Schettino recounted his version of events before prosecutors and the judge at Tuesday's hearing in Grosseto to decide whether he should remain jailed.
The captain could face up to 12 years in prison on the abandoning ship charge alone.
Leporatti told the hearing the captain had insisted that after the initial crash into the reefs he had maneuvered the ship close to shore in a way that "saved hundreds, if not thousands, of lives."
Passengers, however, described the evacuation as chaotic.
Steve and Kathy Ledtke, who live in Fort Gratiot, Michigan, said they were sitting down to a late dinner Friday when they realized something had gone wrong. Kathy Ledtke told WDIV-TV that it seemed no one was in charge.
"It was complete chaos and it was every man for himself," Kathy Ledtke said. "Nobody knew where to go."
Earlier Tuesday, Italian naval divers exploded holes in the hull of the grounded cruise ship, trying to speed up the search for the missing while seas were still calm. Navy spokesman Alessandro Busonero told Sky TV 24 the holes would help divers enter the wreck more easily.
"We are rushing against time," he said.
The divers set four microcharges above and below the surface of the water, Busonero said. Video showed one hole above the waterline less than two meters (6 feet) in diameter.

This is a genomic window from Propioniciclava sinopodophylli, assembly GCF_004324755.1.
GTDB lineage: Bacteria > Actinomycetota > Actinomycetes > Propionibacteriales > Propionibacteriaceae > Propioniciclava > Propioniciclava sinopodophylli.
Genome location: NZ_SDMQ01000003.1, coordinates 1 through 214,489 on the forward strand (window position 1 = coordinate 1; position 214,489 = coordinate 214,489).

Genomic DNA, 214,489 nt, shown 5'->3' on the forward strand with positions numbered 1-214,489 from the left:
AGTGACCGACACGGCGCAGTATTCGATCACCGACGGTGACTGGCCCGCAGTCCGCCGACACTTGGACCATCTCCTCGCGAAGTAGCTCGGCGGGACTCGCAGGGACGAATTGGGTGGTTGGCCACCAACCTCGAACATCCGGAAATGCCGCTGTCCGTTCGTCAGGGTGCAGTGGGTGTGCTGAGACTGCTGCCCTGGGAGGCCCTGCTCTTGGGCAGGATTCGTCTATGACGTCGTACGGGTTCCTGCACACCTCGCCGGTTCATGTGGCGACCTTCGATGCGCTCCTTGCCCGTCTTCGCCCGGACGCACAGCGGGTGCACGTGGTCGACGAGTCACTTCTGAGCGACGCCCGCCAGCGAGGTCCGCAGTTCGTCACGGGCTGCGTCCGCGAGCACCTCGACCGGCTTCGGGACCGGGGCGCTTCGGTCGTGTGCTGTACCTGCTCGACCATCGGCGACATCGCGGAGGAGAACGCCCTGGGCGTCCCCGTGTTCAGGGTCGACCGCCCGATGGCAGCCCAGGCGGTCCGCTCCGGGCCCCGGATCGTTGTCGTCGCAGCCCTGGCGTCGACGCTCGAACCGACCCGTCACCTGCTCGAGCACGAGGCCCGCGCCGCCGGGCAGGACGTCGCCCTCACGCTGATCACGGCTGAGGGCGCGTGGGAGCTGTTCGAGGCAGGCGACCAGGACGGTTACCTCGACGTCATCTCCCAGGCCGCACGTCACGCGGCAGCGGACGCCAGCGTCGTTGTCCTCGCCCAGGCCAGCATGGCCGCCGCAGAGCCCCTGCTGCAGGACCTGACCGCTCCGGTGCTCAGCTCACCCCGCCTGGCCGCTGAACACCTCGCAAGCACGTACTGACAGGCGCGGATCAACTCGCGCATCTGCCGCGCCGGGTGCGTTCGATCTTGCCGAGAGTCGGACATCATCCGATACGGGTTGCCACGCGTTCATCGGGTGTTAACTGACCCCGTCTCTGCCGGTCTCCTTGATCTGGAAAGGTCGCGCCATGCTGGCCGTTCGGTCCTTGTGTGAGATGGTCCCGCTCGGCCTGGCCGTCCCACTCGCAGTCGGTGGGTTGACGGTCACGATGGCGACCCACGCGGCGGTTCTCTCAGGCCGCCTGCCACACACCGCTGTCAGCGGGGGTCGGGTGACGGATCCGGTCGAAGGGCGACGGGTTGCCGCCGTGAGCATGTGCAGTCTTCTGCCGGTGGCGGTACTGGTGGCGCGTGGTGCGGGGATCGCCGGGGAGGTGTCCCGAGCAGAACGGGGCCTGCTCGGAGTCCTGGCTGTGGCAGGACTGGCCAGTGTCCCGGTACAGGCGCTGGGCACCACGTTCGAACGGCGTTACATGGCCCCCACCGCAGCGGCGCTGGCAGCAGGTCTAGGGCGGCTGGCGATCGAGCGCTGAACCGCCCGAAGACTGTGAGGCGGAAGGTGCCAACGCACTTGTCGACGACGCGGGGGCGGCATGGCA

Mediterranean waters in the area were relatively calm Tuesday with waves of just 12 inches (30 centimeters) but they were expected to reach nearly 6 feet (1.8 meters) Wednesday, according to meteorological forecasts.
A Dutch shipwreck salvage firm, meanwhile, said it would take its engineers and divers two to four weeks to extract the 500,000 gallons of fuel aboard the ship. The safe removal of the fuel has become a priority second only to finding the missing, as the wreckage site lies in a maritime sanctuary for dolphins, porpoises and whales.
Preliminary phases of the fuel extraction could begin as early as Wednesday if approved by Italian officials, the company said.
Smit, a Rotterdam, Netherlands-based salvage company, said no fuel had leaked from any of the ship's tanks and that the tanks appeared intact. While there is a risk the ship could shift in larger waves, to date it has been relatively stable perched on top of rocks near Giglio's port.
Smit's operations manager, Kees van Essen, said the company was confident the fuel could safely be extracted using pumps and valves to vacuum the oil out to waiting tanks.
"But there are always environmental risks in these types of operations," he told reporters.
The company said any discussion about the fate of the ship — whether it is removed in one piece or broken up — would be decided by Italian ship operator Costa Crociere and its insurance companies.
The Miami-based Carnival Corp., which owns the Italian operator, estimated that preliminary losses from having the Concordia out of operation at least through 2012 would be between $85 million and $95 million, along with other costs. The company's share price slumped more than 16 percent Monday.
It was not yet clear if the ship — which was completed in 2006 — would ever be able to return to service.
Carnival said its deductible on damage to the ship was approximately $30 million. In addition, the company faces a deductible of $10 million for third-party personal injury liability claims.
Carnival said other costs related to the grounding can't yet be determined.
Barry contributed from Milan; Frances D'Emilio in Rome contributed.